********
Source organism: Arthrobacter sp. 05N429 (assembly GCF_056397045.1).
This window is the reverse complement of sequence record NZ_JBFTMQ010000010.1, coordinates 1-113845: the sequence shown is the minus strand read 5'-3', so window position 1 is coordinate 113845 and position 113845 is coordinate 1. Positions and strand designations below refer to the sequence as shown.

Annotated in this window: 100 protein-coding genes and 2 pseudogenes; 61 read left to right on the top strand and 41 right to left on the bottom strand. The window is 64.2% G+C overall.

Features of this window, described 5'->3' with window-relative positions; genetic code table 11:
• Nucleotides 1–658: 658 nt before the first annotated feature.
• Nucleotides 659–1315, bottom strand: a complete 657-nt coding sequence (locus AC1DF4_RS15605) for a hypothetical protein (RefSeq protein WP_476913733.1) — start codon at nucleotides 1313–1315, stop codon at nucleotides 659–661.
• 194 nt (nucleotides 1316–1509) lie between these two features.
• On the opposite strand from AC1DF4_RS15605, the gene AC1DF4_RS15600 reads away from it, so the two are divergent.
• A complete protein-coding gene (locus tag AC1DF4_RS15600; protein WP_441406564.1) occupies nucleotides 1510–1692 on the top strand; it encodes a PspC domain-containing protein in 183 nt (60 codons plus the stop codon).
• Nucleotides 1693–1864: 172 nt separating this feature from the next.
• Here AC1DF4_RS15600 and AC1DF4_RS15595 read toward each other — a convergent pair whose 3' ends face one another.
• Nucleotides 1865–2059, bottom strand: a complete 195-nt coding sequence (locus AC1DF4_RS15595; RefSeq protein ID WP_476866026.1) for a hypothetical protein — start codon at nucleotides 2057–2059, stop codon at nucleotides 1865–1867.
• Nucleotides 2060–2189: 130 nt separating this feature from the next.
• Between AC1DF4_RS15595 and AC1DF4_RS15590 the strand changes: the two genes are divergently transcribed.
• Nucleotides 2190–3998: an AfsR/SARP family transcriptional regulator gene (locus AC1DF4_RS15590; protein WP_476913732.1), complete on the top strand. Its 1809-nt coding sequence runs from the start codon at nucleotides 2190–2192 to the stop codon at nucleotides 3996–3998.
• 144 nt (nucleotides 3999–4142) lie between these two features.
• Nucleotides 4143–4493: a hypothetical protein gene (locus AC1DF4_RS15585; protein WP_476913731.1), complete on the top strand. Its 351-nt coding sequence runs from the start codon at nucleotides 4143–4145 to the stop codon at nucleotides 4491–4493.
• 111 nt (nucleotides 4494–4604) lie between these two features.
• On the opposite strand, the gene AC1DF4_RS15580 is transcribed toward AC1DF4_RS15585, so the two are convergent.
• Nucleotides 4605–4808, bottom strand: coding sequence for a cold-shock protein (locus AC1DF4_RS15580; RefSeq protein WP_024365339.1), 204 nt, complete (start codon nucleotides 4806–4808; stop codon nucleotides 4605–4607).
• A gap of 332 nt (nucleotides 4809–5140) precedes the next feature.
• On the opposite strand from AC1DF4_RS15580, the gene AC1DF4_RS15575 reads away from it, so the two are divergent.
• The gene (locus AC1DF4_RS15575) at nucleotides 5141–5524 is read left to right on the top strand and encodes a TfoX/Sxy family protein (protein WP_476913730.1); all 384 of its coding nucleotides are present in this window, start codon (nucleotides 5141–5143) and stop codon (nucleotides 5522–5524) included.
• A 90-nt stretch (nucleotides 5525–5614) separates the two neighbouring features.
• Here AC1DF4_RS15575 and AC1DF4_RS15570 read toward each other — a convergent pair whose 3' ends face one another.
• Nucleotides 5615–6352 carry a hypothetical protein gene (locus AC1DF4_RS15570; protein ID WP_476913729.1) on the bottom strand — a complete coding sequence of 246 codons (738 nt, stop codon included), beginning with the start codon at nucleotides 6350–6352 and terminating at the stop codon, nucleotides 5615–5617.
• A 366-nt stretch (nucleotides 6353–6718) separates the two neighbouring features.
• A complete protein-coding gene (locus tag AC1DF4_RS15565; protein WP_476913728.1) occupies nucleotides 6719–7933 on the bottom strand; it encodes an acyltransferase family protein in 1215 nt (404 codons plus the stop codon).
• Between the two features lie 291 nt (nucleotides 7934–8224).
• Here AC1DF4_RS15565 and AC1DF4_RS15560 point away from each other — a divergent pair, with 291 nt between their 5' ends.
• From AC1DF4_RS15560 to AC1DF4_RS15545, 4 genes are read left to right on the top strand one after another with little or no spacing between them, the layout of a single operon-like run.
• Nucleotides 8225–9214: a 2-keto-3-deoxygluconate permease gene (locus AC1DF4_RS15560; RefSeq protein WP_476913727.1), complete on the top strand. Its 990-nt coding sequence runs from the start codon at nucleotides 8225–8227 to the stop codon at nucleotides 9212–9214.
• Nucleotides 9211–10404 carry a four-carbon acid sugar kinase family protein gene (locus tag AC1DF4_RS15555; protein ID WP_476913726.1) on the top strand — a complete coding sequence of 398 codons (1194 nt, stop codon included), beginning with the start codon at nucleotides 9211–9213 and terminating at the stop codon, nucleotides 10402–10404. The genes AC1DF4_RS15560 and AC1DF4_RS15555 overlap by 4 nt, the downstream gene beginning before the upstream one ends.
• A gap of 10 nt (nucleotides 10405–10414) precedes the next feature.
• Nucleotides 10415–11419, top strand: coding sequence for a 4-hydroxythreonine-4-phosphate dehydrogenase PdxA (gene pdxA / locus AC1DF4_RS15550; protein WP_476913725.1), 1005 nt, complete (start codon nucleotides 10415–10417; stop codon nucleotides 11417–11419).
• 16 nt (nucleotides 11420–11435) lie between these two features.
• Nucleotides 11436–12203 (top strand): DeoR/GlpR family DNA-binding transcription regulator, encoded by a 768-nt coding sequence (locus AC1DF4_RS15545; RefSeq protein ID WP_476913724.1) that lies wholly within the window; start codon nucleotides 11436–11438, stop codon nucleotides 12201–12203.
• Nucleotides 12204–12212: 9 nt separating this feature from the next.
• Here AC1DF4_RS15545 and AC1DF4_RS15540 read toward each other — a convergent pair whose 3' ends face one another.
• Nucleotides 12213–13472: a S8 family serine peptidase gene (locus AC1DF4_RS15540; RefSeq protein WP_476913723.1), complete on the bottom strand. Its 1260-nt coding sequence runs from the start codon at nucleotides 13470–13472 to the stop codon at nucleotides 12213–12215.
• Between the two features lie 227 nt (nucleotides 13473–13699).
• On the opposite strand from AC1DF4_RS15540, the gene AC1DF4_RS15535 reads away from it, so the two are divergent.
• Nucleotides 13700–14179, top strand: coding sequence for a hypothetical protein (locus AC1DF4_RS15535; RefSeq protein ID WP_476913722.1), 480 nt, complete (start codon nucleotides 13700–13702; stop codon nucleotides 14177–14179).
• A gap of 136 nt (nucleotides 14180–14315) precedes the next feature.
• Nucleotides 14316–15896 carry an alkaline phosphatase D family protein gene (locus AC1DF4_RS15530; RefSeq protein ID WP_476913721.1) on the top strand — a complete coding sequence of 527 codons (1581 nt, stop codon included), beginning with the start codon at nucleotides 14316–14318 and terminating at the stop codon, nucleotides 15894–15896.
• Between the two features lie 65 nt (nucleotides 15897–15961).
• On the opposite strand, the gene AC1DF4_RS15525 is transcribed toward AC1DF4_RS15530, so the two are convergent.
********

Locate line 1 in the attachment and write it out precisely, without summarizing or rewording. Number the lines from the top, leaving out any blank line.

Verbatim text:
Source organism: Arthrobacter sp. 05N429 (assembly GCF_056397045.1).